Christian Worldview

One Nation Under Whom?

Today is the holiday in which we celebrate Martin Luther King, Jr.'s birthday, and all over the country millions of children are studying his life and his work. They'll learn that his Letter from a Birmingham Jail is one of the most eloquent defenses of the law of God that must undergird our nation's laws. How astonished King would be, were he alive today, to hear the shrill claims from secular ideologues that America was founded as an explicitly secular nation. In the New York Times recently, Susan Jacoby argued that it's a "misconception, promulgated by the Christian right, that the American government was founded on divine authority rather than human reason." Nonsense, Dr. King would have retorted; after all, his entire campaign to abolish unjust laws was predicated on his belief that civil laws must square with the lawgiver God. As King knew -- and most scholars agree -- for the first time in history, two ideological streams partially converged in America, one coming from the Judeo-Christian tradition, the other from Enlightenment thinkers. Adherents to both traditions agreed (for different reasons) that the new government should neither establish nor interfere with the church. But this certainly did not mean that America was to be a nation free from religious influences. George Washington was explicit: "Of all the dispositions and habits which lead to political prosperity, religion and morality are indispensable supports." In his marvelous book On Two Wings, theologian Michael Novak contends that the faith of the founding fathers was deeply rooted in the writings of ancient scripture, especially the Jewish covenant. As he put it, secular writers typically cut off "one of the two wings by which the American eagle flies" -- the one that is America's "compact" with the biblical God. They understood, with Thomas Jefferson, that "no nation has ever yet existed or even been governed without religion. Nor can be." Why? Because, in the founders' estimation, virtue was the precondition for liberty. While the founders admittedly did not use the word God in the Constitution, they didn't need to. The "laws of nature and nature's God" had already been appealed to in the Declaration of Independence, which provided the context for the constitutional debate. No one made the case better than Martin Luther King, Jr., that America's founders intended religion to undergird America's laws. "One has not only a legal but a moral responsibility to obey just laws," King wrote. "But conversely, one has a moral responsibility to disobey unjust laws." How does one determine whether a law is just or unjust? The answer would likely make Jacoby, Barry Lynn, and secular ideologues cringe. "A just law," King said, "squares with the moral law of the law of God. An unjust law . . . is out of harmony with the moral law." As we celebrate King's birthday and his success in advancing the civil rights cause in America, let's remember that without his defense of the law of God, we would still be a segregated nation today. We need to learn from his stirring Letter from a Birmingham Jail that it is the moral law that undergirds the nation's law. America is a purely secular state? Don't tell that to the gentlemen farmers who founded America -- nor to those who today honor the legacy of Martin Luther King, Jr. For further reading and information: Susan Jacoby, "One Nation, Under Secularism," New York Times, 8 January 2004. Martin Luther King Jr., Letter from a Birmingham Jail, April 16, 1963. (Adobe Acrobat Reader required.) Read President George Washington's farewell address, 1796 [taken from J.D. Richardson, ed., Compilation of Messages and Papers of the Presidents, vol. 1 (1907), 213]. Mervyn A. Warren, King Came Preaching: The Pulpit Power of Dr. Martin Luther King, Jr. (InterVarsity, 2001). Michael Novak, On Two Wings: Humble Faith and Common Sense at the American Founding (Encounter, 2001). BreakPoint Commentary No. 030828, "King's Dream: The Good Society and the Moral Law." BreakPoint Commentary No. 030117, "Fighting Unjust Laws: Remembering Martin Luther King, Jr." BreakPoint Commentary No. 020121, "The Duty to Disobey: Remembering Martin Luther King, Jr." Mark Gauvreau Judge, "The Division of Black America," BreakPoint Online, 8 August 2003. Rev. Thomas A. Tarrants, III was a former Klansman who nearly died from multiple bullet wounds when he was arrested. In prison he came to Christ and now speaks out against racism and for the superiority of the Christian worldview. Call 1-877-322-5527 to request a CD ($10) of his testimony, "How a former Klansman rejected racism and came to Christ."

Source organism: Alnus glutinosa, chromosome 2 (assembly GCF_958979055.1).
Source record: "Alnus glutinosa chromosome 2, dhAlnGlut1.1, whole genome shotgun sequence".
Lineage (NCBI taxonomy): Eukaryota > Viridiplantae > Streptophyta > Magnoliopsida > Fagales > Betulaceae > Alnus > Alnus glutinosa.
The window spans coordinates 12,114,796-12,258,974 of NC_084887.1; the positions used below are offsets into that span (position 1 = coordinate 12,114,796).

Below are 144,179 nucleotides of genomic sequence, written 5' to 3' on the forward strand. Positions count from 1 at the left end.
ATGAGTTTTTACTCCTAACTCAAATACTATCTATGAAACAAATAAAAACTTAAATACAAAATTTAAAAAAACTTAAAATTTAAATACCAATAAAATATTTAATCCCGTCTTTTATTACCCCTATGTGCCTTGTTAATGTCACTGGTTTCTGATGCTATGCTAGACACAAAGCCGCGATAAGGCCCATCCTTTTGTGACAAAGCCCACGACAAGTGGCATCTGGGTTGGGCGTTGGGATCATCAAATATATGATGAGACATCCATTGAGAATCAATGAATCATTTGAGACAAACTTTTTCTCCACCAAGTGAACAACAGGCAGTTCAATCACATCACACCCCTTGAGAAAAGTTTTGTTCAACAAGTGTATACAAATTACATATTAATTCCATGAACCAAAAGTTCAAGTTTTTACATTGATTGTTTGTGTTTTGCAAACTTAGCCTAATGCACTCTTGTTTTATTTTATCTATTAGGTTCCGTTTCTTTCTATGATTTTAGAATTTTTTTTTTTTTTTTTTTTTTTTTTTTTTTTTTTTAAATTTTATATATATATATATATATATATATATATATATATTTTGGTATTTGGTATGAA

Chuck Colson


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